Closely collaborating with the Bravehearts program, in partnership with Children’s Village, Metro Resilience, Opportunity, Safety, Education, Strengths (ROSES) program pairs advocates with young girls in Juvenile Justice System to help them build up goals and necessary skills.
The Difference Between Surviving and Thriving
What is the difference between surviving and thriving? Many people would argue that you have to look at the outcomes in an individual’s life to see whether they are surviving or thriving. They look at the preset measures of a person’s status such as work, wealth, possessions, and material things. What if surviving and thriving are the same thing, however? Maybe the only difference between surviving or thriving is perspective. Famed Rapper DMX puts it this way: “See, to live is to suffer but to survive that’s to find meaning in the suffering.” Everyone deals with hardships but maybe surviving is a human condition whether it be financially surviving, emotionally surviving, spiritually surviving, or physically surviving. Therefore, how do we measure the thin line between surviving and thriving? Does the essence of survival in one area of someone’s life mean that someone is thriving in the other areas of their life? I don’t have the answers but I do know one thing: Without the dark, we cannot appreciate the light. Without the negativity, we could not embrace the positivity. Without the rain, we could not enjoy the warm rays of the sun. There is no good without the bad, so maybe there is no thriving without surviving. This doesn't mean we don’t have to aim for better for our lives whatever that means to you. This just means that the better is within us and just needs to be dusted off so we can let it shine brighter than we could ever imagine!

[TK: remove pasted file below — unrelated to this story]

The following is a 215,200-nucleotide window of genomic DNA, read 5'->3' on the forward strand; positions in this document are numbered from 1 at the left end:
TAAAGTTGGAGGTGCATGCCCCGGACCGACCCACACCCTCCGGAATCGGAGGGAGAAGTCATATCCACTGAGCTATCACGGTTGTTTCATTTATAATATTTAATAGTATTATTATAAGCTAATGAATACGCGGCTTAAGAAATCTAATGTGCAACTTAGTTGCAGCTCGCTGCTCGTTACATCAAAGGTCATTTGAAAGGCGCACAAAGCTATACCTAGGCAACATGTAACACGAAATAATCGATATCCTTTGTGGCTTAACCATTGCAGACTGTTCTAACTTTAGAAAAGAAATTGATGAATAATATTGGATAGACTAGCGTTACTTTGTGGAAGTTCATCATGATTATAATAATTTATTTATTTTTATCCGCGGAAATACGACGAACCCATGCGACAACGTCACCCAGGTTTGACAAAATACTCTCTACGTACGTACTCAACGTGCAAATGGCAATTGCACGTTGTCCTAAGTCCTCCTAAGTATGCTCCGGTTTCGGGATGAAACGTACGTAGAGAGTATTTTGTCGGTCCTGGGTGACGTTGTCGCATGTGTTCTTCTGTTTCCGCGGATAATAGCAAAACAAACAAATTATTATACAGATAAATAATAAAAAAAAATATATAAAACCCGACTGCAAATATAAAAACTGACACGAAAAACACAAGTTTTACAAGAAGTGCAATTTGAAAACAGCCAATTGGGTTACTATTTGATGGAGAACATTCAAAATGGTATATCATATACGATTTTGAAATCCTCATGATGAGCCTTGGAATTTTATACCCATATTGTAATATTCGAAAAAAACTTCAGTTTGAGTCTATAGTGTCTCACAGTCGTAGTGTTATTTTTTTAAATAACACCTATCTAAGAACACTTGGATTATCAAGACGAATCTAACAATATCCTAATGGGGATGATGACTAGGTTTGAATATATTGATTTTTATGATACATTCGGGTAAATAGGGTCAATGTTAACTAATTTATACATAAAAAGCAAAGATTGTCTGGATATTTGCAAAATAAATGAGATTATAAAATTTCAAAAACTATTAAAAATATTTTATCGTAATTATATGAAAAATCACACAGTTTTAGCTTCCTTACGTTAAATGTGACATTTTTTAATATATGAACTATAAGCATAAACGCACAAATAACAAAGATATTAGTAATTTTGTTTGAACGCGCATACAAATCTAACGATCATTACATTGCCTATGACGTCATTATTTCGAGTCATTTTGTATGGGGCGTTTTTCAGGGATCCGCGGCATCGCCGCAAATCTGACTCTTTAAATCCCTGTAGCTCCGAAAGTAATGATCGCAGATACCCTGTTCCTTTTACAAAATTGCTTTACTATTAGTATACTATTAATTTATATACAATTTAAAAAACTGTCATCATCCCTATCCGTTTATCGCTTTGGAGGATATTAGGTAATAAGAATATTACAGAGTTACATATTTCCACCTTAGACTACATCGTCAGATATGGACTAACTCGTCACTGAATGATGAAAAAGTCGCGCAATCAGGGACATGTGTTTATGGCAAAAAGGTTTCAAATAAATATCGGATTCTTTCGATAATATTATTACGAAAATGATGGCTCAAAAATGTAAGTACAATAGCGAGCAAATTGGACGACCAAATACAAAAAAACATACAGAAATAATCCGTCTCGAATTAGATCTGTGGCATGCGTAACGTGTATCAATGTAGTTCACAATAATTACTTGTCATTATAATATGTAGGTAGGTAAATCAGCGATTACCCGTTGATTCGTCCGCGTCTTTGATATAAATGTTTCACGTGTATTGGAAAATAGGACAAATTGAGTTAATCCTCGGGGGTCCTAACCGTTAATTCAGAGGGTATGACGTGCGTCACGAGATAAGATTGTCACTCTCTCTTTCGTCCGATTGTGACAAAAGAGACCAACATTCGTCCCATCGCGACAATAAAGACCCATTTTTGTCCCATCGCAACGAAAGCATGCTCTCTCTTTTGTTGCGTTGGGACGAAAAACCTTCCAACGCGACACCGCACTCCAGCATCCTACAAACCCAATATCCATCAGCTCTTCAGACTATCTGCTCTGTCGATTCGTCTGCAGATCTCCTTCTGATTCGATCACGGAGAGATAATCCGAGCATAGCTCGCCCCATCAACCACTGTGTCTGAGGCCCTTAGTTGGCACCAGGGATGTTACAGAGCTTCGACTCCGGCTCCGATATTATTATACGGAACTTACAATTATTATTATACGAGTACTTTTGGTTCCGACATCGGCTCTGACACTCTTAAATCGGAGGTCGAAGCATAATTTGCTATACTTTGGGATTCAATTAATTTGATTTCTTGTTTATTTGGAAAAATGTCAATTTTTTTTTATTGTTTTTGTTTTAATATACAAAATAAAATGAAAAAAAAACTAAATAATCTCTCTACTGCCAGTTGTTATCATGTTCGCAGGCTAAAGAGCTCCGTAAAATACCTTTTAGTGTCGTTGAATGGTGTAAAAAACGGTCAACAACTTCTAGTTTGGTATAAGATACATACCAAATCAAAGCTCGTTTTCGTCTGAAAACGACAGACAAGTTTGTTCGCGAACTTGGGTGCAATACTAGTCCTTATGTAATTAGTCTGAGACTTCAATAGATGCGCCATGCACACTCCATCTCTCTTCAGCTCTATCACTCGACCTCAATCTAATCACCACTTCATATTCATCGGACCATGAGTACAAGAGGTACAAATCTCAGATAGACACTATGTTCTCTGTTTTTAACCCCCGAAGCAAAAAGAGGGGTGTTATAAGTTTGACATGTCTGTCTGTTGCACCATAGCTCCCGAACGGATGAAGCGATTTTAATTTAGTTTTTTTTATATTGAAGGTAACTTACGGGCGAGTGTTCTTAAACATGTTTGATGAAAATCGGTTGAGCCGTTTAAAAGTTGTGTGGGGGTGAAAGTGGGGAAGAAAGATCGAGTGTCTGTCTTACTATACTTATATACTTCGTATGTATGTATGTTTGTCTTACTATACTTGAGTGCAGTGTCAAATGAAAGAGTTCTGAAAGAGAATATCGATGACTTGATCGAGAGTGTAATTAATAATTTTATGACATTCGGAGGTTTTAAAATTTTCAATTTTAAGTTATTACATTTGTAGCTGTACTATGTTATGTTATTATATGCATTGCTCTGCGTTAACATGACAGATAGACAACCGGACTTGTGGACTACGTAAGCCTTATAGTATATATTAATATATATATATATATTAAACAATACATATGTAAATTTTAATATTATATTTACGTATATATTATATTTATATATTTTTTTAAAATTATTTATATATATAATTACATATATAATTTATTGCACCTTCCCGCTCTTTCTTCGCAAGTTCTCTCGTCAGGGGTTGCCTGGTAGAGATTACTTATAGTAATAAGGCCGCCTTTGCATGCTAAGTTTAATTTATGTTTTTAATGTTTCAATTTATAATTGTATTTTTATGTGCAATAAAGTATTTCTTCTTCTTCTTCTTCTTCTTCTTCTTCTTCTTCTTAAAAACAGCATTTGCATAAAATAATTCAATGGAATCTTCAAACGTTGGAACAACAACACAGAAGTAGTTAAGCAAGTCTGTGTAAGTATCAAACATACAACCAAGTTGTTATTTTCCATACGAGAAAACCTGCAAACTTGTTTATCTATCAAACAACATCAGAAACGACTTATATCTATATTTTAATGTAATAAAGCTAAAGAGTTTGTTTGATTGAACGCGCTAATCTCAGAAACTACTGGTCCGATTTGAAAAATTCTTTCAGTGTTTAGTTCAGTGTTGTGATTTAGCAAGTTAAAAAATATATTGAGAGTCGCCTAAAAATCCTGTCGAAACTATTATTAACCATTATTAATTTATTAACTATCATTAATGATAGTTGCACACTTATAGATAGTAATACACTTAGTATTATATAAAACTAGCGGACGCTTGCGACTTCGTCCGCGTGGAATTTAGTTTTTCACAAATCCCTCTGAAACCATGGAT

The Bravehearts, in working partnership with Children's Village, received a contract with the Westchester Family Courts Girl’s Justice Initiative in partnership with Department of Criminal Justice Services, NYU and the White Plains Youth Bureau to provide gender specific and trauma informed mentorship to young girls touched by the juvenile justice system through an established program called ROSES (Resilience, Opportunity, Safety, Education, Strengths). This program pairs advocates with these young ladies to assist them in developing their goals, support in the development of skills, and act as a mentor to walk with them through the juvenile justice system with the outcome of preventing recidivism. There is a two week intensive training provided through New York University for the mentors, as well as weekly group and individual supervision. ROSEbuds hopes to positively impact the lives of these young ladies and therefore decrease the amount of young women involved in the juvenile justice system. Remember, a rose can grow from a crack in the concrete!